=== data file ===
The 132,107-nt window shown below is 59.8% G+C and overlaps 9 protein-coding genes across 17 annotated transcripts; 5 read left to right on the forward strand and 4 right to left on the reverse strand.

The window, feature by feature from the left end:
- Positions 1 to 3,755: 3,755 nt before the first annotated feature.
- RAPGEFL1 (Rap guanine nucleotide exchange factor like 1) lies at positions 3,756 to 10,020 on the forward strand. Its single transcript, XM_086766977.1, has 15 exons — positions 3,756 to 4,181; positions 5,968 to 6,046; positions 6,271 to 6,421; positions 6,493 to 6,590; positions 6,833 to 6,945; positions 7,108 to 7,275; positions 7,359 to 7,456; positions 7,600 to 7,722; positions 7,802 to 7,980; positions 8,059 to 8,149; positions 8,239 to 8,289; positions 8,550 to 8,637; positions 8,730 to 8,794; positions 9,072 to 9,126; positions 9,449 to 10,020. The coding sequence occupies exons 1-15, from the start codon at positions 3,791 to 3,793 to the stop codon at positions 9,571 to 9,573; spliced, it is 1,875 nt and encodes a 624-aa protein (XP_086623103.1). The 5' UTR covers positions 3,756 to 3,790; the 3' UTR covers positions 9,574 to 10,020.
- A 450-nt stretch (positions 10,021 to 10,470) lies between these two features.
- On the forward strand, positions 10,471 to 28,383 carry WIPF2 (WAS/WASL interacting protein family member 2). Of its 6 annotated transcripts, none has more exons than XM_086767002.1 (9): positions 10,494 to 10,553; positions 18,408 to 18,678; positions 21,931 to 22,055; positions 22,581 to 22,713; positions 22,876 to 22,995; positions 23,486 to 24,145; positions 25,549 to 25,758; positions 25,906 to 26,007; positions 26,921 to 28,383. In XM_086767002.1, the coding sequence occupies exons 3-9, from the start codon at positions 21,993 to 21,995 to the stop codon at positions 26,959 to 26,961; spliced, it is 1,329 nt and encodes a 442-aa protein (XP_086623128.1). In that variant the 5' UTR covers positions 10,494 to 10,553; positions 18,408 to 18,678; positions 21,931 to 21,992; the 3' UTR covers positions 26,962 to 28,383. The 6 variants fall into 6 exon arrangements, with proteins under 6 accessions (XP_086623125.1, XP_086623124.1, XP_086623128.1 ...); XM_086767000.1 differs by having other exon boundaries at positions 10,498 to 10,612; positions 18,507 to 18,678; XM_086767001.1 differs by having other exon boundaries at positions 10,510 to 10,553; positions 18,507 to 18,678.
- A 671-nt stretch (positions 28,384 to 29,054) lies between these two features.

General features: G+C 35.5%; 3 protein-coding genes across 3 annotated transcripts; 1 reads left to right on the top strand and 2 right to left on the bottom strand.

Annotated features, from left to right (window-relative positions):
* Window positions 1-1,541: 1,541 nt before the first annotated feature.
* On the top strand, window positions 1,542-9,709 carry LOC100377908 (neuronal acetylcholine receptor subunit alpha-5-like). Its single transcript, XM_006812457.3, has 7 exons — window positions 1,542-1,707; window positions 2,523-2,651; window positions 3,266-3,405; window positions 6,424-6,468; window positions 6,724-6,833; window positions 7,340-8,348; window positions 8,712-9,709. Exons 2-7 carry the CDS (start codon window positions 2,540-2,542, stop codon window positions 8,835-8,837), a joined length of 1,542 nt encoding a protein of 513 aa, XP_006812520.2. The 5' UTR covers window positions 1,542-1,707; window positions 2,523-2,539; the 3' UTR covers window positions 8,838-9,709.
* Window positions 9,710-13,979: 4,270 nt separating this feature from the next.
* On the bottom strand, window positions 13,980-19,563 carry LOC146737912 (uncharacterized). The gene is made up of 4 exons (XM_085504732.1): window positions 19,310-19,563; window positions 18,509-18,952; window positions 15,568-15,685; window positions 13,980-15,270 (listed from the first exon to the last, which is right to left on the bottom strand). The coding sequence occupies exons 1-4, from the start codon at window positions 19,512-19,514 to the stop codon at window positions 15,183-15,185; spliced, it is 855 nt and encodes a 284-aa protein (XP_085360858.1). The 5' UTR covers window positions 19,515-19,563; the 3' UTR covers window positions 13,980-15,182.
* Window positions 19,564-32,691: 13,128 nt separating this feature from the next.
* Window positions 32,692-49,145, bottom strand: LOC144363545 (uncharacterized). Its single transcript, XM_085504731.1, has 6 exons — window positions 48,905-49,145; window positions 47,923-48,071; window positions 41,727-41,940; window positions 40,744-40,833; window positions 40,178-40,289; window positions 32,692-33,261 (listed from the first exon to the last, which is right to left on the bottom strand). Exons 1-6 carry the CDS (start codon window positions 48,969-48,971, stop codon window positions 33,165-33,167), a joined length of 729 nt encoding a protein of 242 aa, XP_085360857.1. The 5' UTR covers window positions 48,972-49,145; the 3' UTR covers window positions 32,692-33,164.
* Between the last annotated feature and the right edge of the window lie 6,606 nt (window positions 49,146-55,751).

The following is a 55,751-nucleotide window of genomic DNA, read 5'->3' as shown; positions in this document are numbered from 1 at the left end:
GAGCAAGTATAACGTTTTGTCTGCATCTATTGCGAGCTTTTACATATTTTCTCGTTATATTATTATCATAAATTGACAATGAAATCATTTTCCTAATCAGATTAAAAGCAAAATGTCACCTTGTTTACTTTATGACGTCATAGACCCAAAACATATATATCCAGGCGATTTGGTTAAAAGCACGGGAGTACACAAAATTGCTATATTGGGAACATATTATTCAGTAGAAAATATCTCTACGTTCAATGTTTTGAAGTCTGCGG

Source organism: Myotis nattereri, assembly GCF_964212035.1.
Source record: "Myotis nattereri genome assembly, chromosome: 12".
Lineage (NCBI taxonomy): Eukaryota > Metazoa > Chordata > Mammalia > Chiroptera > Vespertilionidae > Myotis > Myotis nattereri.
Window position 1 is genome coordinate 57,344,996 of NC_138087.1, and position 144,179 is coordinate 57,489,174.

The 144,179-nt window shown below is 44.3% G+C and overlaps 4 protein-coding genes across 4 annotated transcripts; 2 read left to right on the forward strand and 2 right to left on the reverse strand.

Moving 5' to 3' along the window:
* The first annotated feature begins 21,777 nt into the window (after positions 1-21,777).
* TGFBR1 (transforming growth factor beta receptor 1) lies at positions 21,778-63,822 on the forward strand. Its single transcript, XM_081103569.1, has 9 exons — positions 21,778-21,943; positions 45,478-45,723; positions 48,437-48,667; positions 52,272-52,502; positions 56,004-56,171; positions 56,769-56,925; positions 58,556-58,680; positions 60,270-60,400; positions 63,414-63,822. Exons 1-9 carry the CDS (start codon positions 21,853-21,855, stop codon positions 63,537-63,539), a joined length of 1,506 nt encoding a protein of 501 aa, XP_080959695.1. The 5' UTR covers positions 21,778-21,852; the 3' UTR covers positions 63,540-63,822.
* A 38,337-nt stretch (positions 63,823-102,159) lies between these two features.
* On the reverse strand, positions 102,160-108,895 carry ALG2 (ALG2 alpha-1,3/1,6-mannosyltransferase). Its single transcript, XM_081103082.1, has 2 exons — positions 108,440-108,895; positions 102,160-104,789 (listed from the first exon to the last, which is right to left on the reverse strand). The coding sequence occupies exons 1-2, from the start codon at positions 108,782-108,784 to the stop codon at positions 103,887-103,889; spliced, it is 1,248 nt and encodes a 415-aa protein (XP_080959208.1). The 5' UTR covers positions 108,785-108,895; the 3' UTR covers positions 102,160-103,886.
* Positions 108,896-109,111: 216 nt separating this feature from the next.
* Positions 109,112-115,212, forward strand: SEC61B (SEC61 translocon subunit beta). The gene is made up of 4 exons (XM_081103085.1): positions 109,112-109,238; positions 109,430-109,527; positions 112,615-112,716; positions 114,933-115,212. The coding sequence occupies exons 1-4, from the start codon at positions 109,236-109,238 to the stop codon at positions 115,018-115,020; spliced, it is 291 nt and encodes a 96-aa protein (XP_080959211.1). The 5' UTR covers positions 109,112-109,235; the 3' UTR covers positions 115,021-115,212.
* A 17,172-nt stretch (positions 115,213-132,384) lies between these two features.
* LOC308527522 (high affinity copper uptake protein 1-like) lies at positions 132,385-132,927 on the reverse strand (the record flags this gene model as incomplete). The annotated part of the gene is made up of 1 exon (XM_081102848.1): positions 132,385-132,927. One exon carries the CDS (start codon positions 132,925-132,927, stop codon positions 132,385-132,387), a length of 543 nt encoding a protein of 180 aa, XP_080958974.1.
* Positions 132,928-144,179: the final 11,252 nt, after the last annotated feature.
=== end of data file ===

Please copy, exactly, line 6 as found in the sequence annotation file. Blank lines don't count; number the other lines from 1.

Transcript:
- On the forward strand, positions 10,471 to 28,383 carry WIPF2 (WAS/WASL interacting protein family member 2). Of its 6 annotated transcripts, none has more exons than XM_086767002.1 (9): positions 10,494 to 10,553; positions 18,408 to 18,678; positions 21,931 to 22,055; positions 22,581 to 22,713; positions 22,876 to 22,995; positions 23,486 to 24,145; positions 25,549 to 25,758; positions 25,906 to 26,007; positions 26,921 to 28,383. In XM_086767002.1, the coding sequence occupies exons 3-9, from the start codon at positions 21,993 to 21,995 to the stop codon at positions 26,959 to 26,961; spliced, it is 1,329 nt and encodes a 442-aa protein (XP_086623128.1). In that variant the 5' UTR covers positions 10,494 to 10,553; positions 18,408 to 18,678; positions 21,931 to 21,992; the 3' UTR covers positions 26,962 to 28,383. The 6 variants fall into 6 exon arrangements, with proteins under 6 accessions (XP_086623125.1, XP_086623124.1, XP_086623128.1 ...); XM_086767000.1 differs by having other exon boundaries at positions 10,498 to 10,612; positions 18,507 to 18,678; XM_086767001.1 differs by having other exon boundaries at positions 10,510 to 10,553; positions 18,507 to 18,678.